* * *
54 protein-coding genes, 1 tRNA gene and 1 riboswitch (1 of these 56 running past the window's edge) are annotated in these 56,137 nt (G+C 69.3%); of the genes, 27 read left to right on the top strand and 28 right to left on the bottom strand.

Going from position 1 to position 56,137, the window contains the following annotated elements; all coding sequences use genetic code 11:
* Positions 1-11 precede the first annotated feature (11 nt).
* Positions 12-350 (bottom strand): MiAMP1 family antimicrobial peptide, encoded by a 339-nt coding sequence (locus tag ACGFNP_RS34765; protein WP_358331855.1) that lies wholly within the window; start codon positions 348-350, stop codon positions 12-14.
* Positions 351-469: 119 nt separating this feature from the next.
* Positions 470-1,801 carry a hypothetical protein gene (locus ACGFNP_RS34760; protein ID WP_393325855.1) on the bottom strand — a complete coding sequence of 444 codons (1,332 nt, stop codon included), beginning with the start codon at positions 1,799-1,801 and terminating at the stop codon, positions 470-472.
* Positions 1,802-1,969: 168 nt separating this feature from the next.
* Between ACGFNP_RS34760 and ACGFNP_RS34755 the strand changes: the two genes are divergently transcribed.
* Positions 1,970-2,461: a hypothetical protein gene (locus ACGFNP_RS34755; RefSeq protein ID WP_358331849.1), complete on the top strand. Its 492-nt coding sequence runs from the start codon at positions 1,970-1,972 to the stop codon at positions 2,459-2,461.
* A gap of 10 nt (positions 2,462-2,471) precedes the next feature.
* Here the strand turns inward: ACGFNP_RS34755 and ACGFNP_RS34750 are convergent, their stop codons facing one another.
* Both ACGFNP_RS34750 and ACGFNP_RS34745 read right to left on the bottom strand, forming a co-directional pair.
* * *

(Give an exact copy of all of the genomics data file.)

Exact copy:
54 protein-coding genes, 1 tRNA gene and 1 riboswitch (1 of these 56 running past the window's edge) are annotated in these 56,137 nt (G+C 69.3%); of the genes, 27 read left to right on the top strand and 28 right to left on the bottom strand.

Going from position 1 to position 56,137, the window contains the following annotated elements; all coding sequences use genetic code 11:
* Positions 1-11 precede the first annotated feature (11 nt).
* Positions 12-350 (bottom strand): MiAMP1 family antimicrobial peptide, encoded by a 339-nt coding sequence (locus tag ACGFNP_RS34765; protein WP_358331855.1) that lies wholly within the window; start codon positions 348-350, stop codon positions 12-14.
* Positions 351-469: 119 nt separating this feature from the next.
* Positions 470-1,801 carry a hypothetical protein gene (locus ACGFNP_RS34760; protein ID WP_393325855.1) on the bottom strand — a complete coding sequence of 444 codons (1,332 nt, stop codon included), beginning with the start codon at positions 1,799-1,801 and terminating at the stop codon, positions 470-472.
* Positions 1,802-1,969: 168 nt separating this feature from the next.
* Between ACGFNP_RS34760 and ACGFNP_RS34755 the strand changes: the two genes are divergently transcribed.
* Positions 1,970-2,461: a hypothetical protein gene (locus ACGFNP_RS34755; RefSeq protein ID WP_358331849.1), complete on the top strand. Its 492-nt coding sequence runs from the start codon at positions 1,970-1,972 to the stop codon at positions 2,459-2,461.
* A gap of 10 nt (positions 2,462-2,471) precedes the next feature.
* Here the strand turns inward: ACGFNP_RS34755 and ACGFNP_RS34750 are convergent, their stop codons facing one another.
* Both ACGFNP_RS34750 and ACGFNP_RS34745 read right to left on the bottom strand, forming a co-directional pair.